In late 2003, a multinational oil major offered to sell an Indian public sector power company liquefied natural gas (LNG) at $4.5-5 per million British thermal unit (mmbtu).
It was summarily turned down as an "overpriced" and "unviable" offer. Less than three years later, potential buyers from India -- including those who passed on the $4.5 offer -- are scrambling to buy LNG even at $7 or $8 per million British thermal units (mmbtu). It's a steal at that price: countries like Japan and South Korea are buying LNG at $11 and $20.
It's taken just three years to turn the market dynamics of the LNG industry on its head. With demand in India and China growing at 6-7 per cent a year, suddenly LNG is a suppliers' market.
But it's no party for suppliers, either. Between buying gas at respectable prices from producers across the world and India, to selling them to customers like power plants and fertiliser companies at a profit-generating rate, the suppliers have their work cut out.
"India missed the bus in early 2002-03 when supplies were available but Indian consumers couldn't understand the pulse of the market and refused to take a call," declares Nitin Shukla, CEO, Shell Hazira LNG, the Indian subsidiary of Shell Gas and Power. What are Indian LNG suppliers doing to ensure events remain in their favour?
Building on demand
First things first: this isn't a temporary situation. Natural gas is a clean fuel and given the rising costs of emission control equipment, Indian power generators are increasingly switching from coal-fired to gas-fired plants. As are auto makers.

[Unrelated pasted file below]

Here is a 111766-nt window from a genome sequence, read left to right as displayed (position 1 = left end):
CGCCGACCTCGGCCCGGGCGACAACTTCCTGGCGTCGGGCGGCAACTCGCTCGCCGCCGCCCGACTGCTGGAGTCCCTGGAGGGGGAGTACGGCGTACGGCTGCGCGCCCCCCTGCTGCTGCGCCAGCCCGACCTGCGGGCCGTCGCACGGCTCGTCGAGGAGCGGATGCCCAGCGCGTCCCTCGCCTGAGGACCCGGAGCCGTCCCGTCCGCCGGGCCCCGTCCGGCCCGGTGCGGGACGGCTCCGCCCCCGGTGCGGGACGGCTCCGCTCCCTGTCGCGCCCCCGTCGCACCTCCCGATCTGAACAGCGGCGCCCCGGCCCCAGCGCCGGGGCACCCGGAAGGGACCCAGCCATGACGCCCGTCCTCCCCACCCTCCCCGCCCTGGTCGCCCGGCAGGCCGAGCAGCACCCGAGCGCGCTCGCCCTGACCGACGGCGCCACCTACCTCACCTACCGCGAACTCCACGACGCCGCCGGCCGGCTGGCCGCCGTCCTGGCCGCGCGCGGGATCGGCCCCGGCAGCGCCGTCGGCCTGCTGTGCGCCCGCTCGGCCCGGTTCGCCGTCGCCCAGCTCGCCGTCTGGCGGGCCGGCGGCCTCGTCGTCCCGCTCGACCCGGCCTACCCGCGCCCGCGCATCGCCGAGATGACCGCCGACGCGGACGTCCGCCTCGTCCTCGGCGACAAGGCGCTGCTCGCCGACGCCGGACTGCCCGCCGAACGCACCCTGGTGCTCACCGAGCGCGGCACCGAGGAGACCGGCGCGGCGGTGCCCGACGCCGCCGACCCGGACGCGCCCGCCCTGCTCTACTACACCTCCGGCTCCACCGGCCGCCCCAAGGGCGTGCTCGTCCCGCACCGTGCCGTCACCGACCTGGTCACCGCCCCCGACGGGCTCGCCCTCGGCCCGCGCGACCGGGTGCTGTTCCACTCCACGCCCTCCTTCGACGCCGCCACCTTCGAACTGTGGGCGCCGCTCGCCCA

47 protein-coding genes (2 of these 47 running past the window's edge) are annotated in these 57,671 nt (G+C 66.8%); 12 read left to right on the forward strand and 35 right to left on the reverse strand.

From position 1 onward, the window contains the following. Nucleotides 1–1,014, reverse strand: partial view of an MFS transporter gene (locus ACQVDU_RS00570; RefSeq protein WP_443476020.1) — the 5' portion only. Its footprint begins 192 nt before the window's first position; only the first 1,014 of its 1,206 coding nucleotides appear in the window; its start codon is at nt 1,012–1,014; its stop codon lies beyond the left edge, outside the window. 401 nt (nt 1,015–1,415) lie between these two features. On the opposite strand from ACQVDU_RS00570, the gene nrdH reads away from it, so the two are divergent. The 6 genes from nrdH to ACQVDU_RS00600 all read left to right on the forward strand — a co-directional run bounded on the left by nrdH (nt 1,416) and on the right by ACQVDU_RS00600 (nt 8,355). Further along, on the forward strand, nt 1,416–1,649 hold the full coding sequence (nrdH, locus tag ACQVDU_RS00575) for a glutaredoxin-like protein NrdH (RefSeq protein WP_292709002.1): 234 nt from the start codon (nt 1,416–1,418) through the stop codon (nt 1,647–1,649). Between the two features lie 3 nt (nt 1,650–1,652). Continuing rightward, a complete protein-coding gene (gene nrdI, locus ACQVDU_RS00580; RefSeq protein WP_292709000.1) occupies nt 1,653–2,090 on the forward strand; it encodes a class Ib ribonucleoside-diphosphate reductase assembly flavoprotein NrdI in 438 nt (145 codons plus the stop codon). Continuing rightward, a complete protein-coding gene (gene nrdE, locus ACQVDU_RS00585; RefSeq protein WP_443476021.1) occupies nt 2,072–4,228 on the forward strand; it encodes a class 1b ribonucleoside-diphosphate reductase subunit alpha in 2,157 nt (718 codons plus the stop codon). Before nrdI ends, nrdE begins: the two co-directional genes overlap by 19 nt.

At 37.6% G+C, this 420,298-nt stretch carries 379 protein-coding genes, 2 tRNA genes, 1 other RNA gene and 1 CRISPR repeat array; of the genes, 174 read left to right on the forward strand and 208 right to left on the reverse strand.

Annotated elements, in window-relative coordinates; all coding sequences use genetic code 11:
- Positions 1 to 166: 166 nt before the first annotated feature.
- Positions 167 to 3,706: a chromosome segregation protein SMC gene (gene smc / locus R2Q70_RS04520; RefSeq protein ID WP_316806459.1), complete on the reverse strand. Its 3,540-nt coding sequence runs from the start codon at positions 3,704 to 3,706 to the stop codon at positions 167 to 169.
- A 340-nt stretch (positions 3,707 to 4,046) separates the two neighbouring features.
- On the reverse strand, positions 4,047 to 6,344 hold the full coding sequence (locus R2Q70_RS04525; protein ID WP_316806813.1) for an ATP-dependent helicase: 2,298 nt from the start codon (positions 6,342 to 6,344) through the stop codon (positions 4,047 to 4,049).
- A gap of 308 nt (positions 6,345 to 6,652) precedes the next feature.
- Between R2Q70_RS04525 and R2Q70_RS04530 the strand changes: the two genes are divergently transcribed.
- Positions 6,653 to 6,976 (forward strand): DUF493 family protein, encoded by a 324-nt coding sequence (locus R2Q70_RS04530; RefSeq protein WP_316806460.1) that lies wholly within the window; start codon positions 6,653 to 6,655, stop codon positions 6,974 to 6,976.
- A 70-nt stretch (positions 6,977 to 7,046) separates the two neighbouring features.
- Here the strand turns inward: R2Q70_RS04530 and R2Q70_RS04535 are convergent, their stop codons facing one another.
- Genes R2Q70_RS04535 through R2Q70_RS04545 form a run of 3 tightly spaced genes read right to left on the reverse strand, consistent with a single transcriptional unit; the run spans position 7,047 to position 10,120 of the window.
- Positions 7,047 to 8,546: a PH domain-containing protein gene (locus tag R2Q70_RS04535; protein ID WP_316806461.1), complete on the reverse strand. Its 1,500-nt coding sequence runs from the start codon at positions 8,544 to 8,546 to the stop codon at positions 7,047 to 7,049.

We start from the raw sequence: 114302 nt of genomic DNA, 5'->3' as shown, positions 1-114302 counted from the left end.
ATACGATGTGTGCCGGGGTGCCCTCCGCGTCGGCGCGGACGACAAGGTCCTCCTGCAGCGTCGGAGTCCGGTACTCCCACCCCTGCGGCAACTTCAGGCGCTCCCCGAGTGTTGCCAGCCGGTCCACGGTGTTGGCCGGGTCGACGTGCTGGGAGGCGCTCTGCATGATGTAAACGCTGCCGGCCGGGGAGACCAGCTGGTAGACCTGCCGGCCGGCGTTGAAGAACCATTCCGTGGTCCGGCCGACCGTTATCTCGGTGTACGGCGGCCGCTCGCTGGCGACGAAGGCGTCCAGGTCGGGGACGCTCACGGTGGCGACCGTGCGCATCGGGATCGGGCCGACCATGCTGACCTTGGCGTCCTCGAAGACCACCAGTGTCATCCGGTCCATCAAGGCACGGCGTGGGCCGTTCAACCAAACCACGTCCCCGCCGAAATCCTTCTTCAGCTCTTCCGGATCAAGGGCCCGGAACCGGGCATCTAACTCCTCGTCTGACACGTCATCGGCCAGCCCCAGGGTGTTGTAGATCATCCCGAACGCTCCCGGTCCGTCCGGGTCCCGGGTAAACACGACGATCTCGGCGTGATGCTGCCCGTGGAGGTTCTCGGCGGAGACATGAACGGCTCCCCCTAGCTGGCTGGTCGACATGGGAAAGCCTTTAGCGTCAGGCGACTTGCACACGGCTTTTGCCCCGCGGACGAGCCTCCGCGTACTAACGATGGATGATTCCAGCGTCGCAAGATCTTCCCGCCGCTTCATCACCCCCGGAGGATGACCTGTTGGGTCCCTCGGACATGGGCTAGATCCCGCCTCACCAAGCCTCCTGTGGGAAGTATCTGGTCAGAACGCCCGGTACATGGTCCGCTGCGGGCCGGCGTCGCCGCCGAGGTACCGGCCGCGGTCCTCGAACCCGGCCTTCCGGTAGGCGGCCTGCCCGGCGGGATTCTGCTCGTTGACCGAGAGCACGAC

Two months ago, India's largest car maker, Maruti Suzuki, launched a car with a factory-fitted LPG tank, the Wagon R Duo. Already, commercial passenger vehicles in New Delhi and Mumbai have switched to compressed natural gas. So demand for natural gas isn't going to taper off anytime soon.
Obviously, the demand is fuelling increases in the price of LNG. But there's another factor at work as well: the chronic gas shortages and the uncertainties related to international pipeline gas projects: both the Iran-Pakistan-India and the Myanmar-Bangladesh-India pipelines are still in the air.
A recent KPMG report on India's energy sector points out that in the long term, among the most lucrative areas for investment in the natural gas sector could be LNG facilities in areas where pipeline gas is not expected in the near future.
Some oil marketing companies have already taken that to heart. While ONGC is planning an LNG receiving terminal (where the gas will be imported and stored before being shipped out to customers) at its Mangalore complex, Indian Oil Corp has also announced its decision to set up an LNG terminal.
At Dabhol, NTPC and Gail, which own the power plant and the attached LNG facilities, are planning to sell the plant to an LNG operator such as Petronet LNG.
In turn, Petronet is considering doubling the plant's capacity from 5.1 mmtpa to 10 mmtpa, once it gets control of the facilities. It is also in talks with Qatar's Ras Gas to trade a stake in the Dabhol LNG facility in exchange for a long-term supply assurance.
The first task to cope with rising demand is to ensure supply. Globally, additional liquefaction capacity of 251 million tonnes per annum, or mmtpa (natural gas is measured in mmbtu when gaseous, and in mmtpa when in liquid form).
That's in addition to the existing 157 mmtpa, and will be in place by 2010. Of this, 145 mmtpa is being set up east of the Suez, in West Asia, South East Asia, Australia and Brunei.
This will facilitate the creation of 90 million tonnes in Qatar, Iran and Yemen, and 57 mmtpa in the Pacific region. Africa (mainly Nigeria, Algeria, Angola and Egypt) could also become a major source of LNG, adding another 64 mmtpa by 2010-14.
In India, too, while the facilities at Dahej are being expanded, new capacities are being set up at Kochi, Dabhol, Ennore and Mangalore (see chart). While Dabhol will be operational by 2007 and the Kochi terminal by 2008 or early 2009, the Ennore and Mangalore terminals are in the initial stages.